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The Latest: Kentucky lawmakers wrap up special session

July 24, 2019

FRANKFORT, Ky. (AP) — The Latest on Kentucky lawmakers passing a pension bill in a special session (all times local):

3:05 p.m.

Kentucky lawmakers have ended their midsummer special session after wrapping up work on a pension-relief measure.

The House and Senate officially concluded the session after Gov. Matt Bevin signed the pension measure into law on Wednesday. The Republican-dominated Senate sent the bill to the GOP governor in a final vote earlier in the day.

Bevin called lawmakers into a special session last Friday to take up his pension proposal to relieve regional universities and quasi-governmental entities from massive hikes in pension costs. Those agencies include public health departments and domestic violence shelters.

A special session costs taxpayers about $66,000 per day.

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2:15 p.m.

Kentucky Gov. Matt Bevin has signed into law a pension bill aimed at relieving regional universities and community social services agencies from crushing retirement costs.

The signing ceremony on Wednesday came a couple of hours after the bill won final passage in the Senate. Bevin was joined by lawmakers and stakeholder groups at the signing.

The Republican governor called lawmakers into a special session last Friday to take up his pension proposal. The bill — reflecting Bevin’s plan — narrowly passed the GOP-led House on Monday and won overwhelming support in the Republican-dominated Senate.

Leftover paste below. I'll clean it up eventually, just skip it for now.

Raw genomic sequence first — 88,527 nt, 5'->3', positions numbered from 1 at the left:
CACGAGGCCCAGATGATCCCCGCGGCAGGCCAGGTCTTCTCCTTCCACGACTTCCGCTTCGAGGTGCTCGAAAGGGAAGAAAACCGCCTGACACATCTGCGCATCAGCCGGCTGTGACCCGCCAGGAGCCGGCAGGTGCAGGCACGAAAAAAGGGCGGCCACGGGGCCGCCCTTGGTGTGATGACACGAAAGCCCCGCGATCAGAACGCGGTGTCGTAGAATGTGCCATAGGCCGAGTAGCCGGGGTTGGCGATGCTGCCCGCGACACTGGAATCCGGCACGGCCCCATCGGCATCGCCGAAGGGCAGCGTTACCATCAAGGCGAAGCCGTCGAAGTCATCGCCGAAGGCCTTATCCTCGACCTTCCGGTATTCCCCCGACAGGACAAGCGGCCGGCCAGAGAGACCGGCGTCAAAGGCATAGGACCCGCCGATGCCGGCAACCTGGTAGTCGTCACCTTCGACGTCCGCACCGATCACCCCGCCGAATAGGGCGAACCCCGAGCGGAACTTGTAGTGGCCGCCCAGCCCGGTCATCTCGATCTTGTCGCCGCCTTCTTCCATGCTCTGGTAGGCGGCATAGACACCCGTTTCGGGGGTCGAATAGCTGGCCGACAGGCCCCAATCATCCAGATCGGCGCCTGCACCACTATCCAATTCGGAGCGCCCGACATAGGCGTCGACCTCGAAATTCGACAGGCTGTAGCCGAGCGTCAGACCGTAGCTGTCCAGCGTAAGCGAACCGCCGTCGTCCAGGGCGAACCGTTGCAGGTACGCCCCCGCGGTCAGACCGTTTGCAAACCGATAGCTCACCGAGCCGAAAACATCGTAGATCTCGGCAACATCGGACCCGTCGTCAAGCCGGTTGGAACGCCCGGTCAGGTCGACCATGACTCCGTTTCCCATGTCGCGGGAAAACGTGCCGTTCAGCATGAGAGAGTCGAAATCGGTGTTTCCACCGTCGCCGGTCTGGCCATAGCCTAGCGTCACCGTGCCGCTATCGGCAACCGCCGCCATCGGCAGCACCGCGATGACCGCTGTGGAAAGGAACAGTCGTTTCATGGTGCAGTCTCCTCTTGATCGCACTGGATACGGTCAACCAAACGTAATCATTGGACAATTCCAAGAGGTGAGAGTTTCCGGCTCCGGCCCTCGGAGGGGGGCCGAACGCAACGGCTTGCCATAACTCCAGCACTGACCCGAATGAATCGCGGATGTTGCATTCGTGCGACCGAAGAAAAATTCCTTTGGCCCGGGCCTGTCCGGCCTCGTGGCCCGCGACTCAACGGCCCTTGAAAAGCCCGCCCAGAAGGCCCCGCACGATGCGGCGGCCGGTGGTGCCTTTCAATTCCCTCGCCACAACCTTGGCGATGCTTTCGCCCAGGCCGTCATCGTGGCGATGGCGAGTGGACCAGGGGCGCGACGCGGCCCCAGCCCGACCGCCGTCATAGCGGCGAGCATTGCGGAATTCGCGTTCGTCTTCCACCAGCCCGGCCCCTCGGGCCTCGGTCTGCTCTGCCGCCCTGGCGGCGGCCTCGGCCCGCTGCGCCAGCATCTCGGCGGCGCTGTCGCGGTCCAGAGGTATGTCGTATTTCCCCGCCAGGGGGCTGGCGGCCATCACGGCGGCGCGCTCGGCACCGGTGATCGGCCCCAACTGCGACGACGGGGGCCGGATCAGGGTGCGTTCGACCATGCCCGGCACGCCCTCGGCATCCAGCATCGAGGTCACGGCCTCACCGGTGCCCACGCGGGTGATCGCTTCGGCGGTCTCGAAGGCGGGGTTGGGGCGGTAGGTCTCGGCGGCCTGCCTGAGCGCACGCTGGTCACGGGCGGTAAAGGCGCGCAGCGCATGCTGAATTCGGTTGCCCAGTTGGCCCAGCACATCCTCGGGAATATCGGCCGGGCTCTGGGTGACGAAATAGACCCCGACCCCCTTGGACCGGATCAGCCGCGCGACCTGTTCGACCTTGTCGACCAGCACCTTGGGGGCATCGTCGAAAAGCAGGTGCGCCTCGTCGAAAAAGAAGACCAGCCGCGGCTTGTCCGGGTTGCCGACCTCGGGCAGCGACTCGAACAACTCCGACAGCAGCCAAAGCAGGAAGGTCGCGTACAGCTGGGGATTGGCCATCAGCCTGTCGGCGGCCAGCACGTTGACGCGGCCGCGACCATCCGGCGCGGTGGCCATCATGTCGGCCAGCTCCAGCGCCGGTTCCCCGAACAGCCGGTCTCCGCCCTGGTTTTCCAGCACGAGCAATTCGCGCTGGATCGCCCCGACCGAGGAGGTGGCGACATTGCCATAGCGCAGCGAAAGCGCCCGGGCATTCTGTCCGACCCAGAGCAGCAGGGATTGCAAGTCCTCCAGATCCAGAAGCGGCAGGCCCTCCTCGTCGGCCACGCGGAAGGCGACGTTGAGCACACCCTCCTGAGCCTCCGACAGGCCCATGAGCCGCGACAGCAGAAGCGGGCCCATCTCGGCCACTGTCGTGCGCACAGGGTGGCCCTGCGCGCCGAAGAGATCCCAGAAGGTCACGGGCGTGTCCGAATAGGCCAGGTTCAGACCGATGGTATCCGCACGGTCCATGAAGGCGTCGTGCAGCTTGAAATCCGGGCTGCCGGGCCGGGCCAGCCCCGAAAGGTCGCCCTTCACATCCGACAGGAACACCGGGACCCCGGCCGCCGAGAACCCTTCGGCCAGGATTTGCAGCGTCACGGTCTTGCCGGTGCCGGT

The bill aims to relieve regional universities and quasi-governmental entities from massive increases in pension costs.

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11:55 a.m.

Kentucky lawmakers have given final approval to a pension-relief bill and sent it to Gov. Matt Bevin.

The Senate voted 27-11 Wednesday to pass the bill on the final day of a special session that began last Friday. A special legislative session costs taxpayers about $66,000 per day.

Bevin called lawmakers into session to take up his proposal to give relief to regional universities and quasi-governmental entities hit by massive increases in retirement costs. The agencies provide crucial safety-net services and include public health departments, community mental health centers and domestic violence shelters.

The measure headed to the Republican governor replaces a similar bill that Bevin vetoed in April after lawmakers had ended their regular session.

Opponents of the replacement bill warn that it’s likely to draw a court challenge.

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